“I don’t have any sense of how they would rule,” I decree about the eventual “Game of Thrones” winner to Gold Derby contributors Riley Chow and Luca Giliberti in our 45-minute recap of “The Iron Throne,” the final episode of the series, which aired on Sunday, May 19. Watch our exclusive video slugfest above.
SPOILERS AHEAD FOR THIS EPISODE
The final episode of the Emmy winning series saw Jon Snow (Kit Harington) become Queen-slayer by stabbing the conquering Daenerys Targaryen (Emilia Clarke). The dramatic moment results in Tyrian Lannister (Peter Dinklage) bizarrely pivoting from prisoner to kingmaker by suggesting Bran Stark becomes the new ruler of Westeros. Everyone, except his sister Sansa (Sophie Turner) – who opts for Northern independence – agrees. Tyrion’s pitch was that, as a cripple who traveled beyond the wall, Bran ‘The Broken’ had such a great story it would bring the kingdoms together and the wheel of violence would be destroyed.
The throne is given to a character who, this season, did little more than warp into the body of a raven and fly around in the show’s biggest battle. Although, with the actual throne being melted by Drogon the dragon in this episode, maybe they will just pimp out Bran’s wheelchair.
Riley vents his frustration saying, “Bran had such a ‘great story’ that he was gone for a whole season and no-one seemed to care. Bran is the great thing that unites ‘Game of Thrones’ fans. Whether you loved or hated the last season I feel like we can all make fun of Bran. But the show was not in on the joke. They took Bran so seriously they had him win the ‘Game of Thrones.’”
I say that “the first episode of the series ends with Bran getting pushed out of a window. This sets into motion the political dynamics that leads to him becoming king. There are nice bookends in that. But that’s all I liked. I don’t think the journey we see Bran go on is satisfying to see him win.”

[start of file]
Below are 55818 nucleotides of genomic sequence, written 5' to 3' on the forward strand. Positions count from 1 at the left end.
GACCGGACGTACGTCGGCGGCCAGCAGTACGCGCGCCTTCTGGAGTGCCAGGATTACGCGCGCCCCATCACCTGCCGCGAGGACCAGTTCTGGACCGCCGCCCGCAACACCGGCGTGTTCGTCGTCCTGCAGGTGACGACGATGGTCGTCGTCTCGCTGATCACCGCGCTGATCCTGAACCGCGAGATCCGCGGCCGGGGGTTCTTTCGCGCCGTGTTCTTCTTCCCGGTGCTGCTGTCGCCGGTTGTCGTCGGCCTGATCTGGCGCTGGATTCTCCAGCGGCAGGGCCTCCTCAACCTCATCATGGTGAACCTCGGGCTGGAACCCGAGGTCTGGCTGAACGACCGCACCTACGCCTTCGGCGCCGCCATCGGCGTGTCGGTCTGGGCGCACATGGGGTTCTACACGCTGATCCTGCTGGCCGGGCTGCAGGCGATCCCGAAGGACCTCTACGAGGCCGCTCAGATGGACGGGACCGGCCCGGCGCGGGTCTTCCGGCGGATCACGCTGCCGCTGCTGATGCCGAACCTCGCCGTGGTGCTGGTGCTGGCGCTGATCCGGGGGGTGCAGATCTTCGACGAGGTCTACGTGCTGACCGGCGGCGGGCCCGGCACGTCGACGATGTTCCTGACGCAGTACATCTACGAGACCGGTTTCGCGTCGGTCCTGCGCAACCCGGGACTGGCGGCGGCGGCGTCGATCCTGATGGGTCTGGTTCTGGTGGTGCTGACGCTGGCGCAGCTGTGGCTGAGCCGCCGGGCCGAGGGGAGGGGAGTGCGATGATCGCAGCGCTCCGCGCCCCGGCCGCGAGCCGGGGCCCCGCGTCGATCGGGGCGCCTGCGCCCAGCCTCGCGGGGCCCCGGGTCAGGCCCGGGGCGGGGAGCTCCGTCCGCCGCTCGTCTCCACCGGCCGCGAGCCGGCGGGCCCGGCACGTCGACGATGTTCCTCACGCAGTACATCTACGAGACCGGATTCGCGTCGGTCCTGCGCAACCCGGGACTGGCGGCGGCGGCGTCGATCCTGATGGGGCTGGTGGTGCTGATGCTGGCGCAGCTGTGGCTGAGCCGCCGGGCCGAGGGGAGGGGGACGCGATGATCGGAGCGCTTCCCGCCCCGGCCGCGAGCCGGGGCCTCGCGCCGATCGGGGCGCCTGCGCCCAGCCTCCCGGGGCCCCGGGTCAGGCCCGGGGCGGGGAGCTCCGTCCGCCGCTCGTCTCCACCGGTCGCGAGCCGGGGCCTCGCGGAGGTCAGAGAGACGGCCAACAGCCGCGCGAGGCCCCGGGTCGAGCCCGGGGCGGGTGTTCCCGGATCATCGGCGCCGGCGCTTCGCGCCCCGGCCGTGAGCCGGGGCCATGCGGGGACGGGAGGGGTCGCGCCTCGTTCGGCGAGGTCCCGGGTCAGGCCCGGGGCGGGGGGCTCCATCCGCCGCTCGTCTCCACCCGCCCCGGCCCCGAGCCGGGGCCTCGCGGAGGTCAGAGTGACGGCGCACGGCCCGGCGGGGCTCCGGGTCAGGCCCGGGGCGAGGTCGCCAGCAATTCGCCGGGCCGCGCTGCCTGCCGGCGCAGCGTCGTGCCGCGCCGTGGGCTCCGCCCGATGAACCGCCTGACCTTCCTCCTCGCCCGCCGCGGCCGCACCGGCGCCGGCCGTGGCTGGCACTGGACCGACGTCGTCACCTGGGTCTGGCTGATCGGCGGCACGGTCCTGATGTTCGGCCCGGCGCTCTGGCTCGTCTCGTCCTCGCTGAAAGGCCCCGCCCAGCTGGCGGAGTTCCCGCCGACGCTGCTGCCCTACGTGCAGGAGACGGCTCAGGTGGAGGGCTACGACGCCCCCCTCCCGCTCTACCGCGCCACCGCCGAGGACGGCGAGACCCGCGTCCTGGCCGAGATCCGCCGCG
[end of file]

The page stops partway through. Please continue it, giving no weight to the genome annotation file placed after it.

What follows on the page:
Luca makes the point that “if Bran was going to be the one to rule over the seven/six kingdom, we needed more build up. And the reasons why he would want to rule. For someone like Daenerys, we’ve known how she’s been working towards that. Bran was important in the show, but becoming king just doesn’t make sense and is insulting.”
I agree with Luca, saying “at least with Dany I had some sense of what her philosophy behind ruling was. With Sansa you also got a sense of her leadership style. I don’t know Bran’s leadership style. He was a very passive character. Maybe the show was saying it doesn’t really matter who’s king as long as there is a good story behind them. That can break the wheel. But a lot of the characters in the show had good stories. That’s why the show was such a hit.” I also consider whether “Bran is a mastermind. He probably knew he could just sit there and let all these people make these big mistakes in the game and he’d end up on top.”
Despite a polarizing end for the series, Luca thought “the entire cast and crew should get credit. The crafts people absolutely outdid themselves. The cinematography, the score, the set design, the visual effects; I don’t think the show’s ever been better on those terms. The cast also was incredible this year. I don’t think I’ve ever liked the cast this much. And we need to give all of them so much credit. And the creators, David and Dan, still gave me a show I watched for eight seasons and looked forward to every week.” Luca’s right, because whatever you think about the ending of the show it had a huge impact on storytelling and the ambition it brought to the medium of television.
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